In practicing the present invention, magnetic particles may be stably suspended in the carrier liquid when they are coated only with dispersants of the present invention. It is often preferable, however, to coat the magnetic particles with a C18 monocarboxylic acid, such as oleic, isostearic, linoleic or linolenic acids, preferably oleic acid, peptize the fatty acid coated particles into a low molecular weight hydrocarbon, and subsequently coat the particles with dispersants of the present invention. The preliminary coating with oleic acid followed by allowing the coated magnetite to peptize into a low molecular weight hydrocarbon, rapidly and conveniently separates the magnetite from water and by-product ammonium salts which otherwise must be eliminated by tedious multiple washings with water. The preliminary coating with a C18 carboxylic acid may be accomplished in accordance with the following procedure.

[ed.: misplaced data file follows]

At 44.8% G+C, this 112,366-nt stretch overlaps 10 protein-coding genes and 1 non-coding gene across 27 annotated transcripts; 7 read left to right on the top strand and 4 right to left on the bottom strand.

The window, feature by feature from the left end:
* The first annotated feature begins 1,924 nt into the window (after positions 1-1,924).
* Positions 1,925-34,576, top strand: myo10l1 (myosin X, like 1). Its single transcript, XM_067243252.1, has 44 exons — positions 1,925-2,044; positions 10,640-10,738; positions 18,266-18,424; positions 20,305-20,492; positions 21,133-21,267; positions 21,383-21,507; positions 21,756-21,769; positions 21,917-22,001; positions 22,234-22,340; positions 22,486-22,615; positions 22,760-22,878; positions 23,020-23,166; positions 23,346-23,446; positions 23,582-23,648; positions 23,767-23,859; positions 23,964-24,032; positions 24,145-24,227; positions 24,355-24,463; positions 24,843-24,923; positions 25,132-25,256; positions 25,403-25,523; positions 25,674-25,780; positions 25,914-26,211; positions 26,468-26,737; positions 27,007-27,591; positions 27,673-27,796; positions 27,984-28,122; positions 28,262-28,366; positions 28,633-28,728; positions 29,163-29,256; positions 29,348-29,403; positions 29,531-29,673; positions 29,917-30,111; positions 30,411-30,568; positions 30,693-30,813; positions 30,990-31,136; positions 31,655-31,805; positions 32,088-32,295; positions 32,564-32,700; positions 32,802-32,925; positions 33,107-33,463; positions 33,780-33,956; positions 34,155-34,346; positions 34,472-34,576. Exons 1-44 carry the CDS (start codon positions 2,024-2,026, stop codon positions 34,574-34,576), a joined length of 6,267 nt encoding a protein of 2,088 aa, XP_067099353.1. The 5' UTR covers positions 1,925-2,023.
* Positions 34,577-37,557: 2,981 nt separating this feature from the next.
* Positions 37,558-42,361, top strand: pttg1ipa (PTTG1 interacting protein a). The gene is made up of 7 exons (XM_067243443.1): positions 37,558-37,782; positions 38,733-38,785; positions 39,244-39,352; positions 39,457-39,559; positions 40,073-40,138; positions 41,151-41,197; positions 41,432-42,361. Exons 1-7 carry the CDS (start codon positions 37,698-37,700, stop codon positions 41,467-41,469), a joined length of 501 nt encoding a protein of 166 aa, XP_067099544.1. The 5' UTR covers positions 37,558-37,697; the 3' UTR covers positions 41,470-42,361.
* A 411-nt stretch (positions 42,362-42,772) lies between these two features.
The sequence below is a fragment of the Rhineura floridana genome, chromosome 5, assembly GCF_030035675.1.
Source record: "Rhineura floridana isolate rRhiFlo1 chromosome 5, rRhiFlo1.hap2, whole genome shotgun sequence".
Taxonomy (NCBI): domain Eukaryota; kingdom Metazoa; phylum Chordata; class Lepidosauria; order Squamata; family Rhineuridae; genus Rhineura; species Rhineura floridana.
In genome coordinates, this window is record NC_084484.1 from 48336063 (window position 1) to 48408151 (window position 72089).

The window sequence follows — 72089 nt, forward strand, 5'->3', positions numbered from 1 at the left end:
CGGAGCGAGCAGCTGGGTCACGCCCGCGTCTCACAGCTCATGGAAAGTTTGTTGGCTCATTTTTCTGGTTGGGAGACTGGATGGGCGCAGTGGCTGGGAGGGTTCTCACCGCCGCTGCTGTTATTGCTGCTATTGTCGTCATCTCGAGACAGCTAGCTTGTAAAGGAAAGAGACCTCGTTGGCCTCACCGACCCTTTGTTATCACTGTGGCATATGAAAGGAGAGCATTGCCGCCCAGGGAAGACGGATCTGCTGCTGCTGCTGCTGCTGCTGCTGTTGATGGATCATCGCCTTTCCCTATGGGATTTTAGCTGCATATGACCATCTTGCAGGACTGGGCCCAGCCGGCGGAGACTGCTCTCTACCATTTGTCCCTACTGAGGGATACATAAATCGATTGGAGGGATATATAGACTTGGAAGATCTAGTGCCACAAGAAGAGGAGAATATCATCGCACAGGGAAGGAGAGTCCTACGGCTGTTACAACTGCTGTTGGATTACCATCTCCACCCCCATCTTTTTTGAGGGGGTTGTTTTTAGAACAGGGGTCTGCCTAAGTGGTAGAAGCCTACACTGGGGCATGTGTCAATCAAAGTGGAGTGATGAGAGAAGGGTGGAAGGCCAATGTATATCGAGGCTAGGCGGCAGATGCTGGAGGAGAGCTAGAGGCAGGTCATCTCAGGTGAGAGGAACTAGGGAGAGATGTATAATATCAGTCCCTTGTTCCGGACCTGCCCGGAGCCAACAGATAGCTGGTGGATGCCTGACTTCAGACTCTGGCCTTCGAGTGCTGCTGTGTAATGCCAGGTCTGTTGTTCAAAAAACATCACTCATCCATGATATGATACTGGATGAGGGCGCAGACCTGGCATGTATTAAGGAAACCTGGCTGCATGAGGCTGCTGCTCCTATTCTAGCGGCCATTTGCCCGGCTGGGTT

In a 1000 ml beaker was placed ferric chloride hexahydrate (1.93 mol, 521.7 g, from Merck) and water to make about 600 ml. This mixture was heated until all solids were dissolved. To the resultant solution was added ferrous sulphate heptahydrate (1.0 mol, 278 g) and water to make about 900 ml and this mixture was stirred until all solids were dissolved. This solution was allowed to cool to about 25° C. during which time a 3 liter (1) beaker equipped with a mechanical stirrer was prepared with 25% wt ammonium hydroxide solution (750 ml) and water (250 ml). To this stirred ammonium hydroxide solution was added the above prepared iron salt solution during which addition the temperature of the mixture rose to about 60° C. as a result of released heat of crystallization of the magnetite. Stirring was continued for about 20 minutes and then oleic acid (0.16 mol, 44.6 g) was added to the magnetite slurry was continued for another 20 minutes. To this slurry was added a low molecular weight hydrocarbon (150 ml, Shellsol T produced by Shell Oil Co.) and the mixture was stirred well and then allowed to separate. The resulting black colored organic phase was siphoned out into a 1 liter stainless steel beaker using a peristaltic pump. A second portion of Shellsol T was added to the aqueous magnetite slurry and treated the same was as the first portion of Shellsol T. The combined organic phases were heated in the stainless steel beaker to 130° C. to get rid of any trace of water and then allowed to cool over a strong magnet. The cold liquid was subsequently filtered through a paperfilter (Munktell no. 3) while keeping the magnet in place on the bottom of the beaker while pouring the liquid into the filter funnel. To get most of the liquid out of the beaker some Shellsol T was added to the residue and allowed to mix without any stirring and then filtered as above. The resultant product is the superparamagnetic liquid in a low molecular weight hydrocarbon. Its content of magnetite is given by its saturation magnetization value.